By Rebecca Burylo and Caroline Thompson
Deep Christian faith, high academic standards, and campus community are what define Faulkner. What better way to broadcast that to the world than by creating an academic brand that better aligns with our direction as a university.
“The leaders on campus including President Mike Williams began discussion of developing a more academic-looking icon,” said Patrick Gregory, Director of University Marketing. “John Tyson, Mark Hunt and I created a team to work on the project and together we contacted Greg Hahn.”
Greg Hahn is a graphic design artist and logo designer, who owns Designs by Hahn. For years he’s been helping businesses, athletic teams, universities and organizations create images that best portray their brand.
“The work I do is bigger than the design itself. The logo represents a community and people identify with it,” Hahn said. “They wear it on their clothes or use it as a bumper sticker. It’s more than just a pretty picture. It’s rewarding to know that an idea that began as a simple sketch can go on to be valuable to the organizations that will use the design for years, hopefully decades, to come and I’m thankful to Faulkner for entrusting me to work on this.”
The new logo replaces Faulkner’s original logo created nearly 35 years ago, which consisted of the traditional curved Faulkner ‘F’ with an image of the spire from atop the E.L. Collum Rotunda driving up the through the center. This image was adopted shortly after the university changed its name from Alabama Christian College to Faulkner University in 1985.
The Rotunda was one of the first buildings on campus when the school moved to its current location. Over the years, as Faulkner expanded its program offerings, and more students enrolled, additional buildings were constructed to accommodate that growth. Many of these buildings have a distinct architectural design element featuring a cupola, or a small dome structure on top, including the new front entrance.
Gregory sent Hahn several images of those buildings along with the Freeman Tower in order to sketch ideas for the design.
“We wanted the updated logo to be a crest, something that included the architectural features found around campus that everyone, both alumni and current students could recognize and take pride in,” Gregory said.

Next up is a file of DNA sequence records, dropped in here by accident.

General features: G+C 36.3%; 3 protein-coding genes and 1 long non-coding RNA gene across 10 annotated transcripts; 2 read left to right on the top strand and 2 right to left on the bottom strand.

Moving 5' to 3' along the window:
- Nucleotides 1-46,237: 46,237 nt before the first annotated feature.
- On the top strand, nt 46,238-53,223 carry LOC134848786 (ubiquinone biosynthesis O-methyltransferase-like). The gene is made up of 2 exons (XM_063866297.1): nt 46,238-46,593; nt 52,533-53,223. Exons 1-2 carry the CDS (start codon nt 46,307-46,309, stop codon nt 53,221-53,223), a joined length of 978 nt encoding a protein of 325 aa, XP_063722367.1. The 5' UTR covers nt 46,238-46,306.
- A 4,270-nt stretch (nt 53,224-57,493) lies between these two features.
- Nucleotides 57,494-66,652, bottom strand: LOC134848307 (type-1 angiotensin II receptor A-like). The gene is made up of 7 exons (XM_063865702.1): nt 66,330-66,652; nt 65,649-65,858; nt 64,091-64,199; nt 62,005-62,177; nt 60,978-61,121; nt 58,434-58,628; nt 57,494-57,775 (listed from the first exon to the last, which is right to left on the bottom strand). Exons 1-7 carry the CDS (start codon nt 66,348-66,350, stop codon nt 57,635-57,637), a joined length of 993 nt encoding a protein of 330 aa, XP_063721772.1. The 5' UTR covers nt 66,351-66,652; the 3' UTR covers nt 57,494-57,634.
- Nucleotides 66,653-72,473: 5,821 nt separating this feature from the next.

“It was decided that the entrance building is a structure that everyone on campus would instantly recognize and connect to Faulkner’s identity. Although the building’s features are fixed, there are multiple ways to render it. My goal was to capture the unique way that lighting falls onto the top of the structure and the spire. I chose to position it at an angle where the viewer is looking upward at the spire and cross,” Hahn said.
“This is the angle at which most people will naturally view the entrance building as they enter campus, and at the same time, it gives the logo an esteemed look as it towers above. The outer crest shape frames it all together.”
“Pat Gregory and I decided to also incorporate a cross. I was really pleased with how all these elements fit within the crest, while maintaining a clean overall design.”
The design was presented to two focus groups. One group consisted of faculty and staff while the other was made up of students.
The students’ overall response was positive, though they suggested to enlarge the ‘F’ in the center. Likewise, the faculty suggested distinguishing the center cross even further by outlining it in its entirety. Both suggestions were incorporated into the official design.
“I enjoyed being a part of the creative process and giving input in conjunction with other students,” said Emma Revels, one of the students in the focus group.
The logo was introduced to the public at this year’s annual Benefit Dinner.
“I think this new design provides Faulkner with a distinguished crest that visually aligns with the mission and vision of Faulkner and showcases the level of prestige and academic standing we have in the community,” Gregory said. “We have a campus full of talented and professional students and professors and we want Montgomery and the rest of the country to know that.”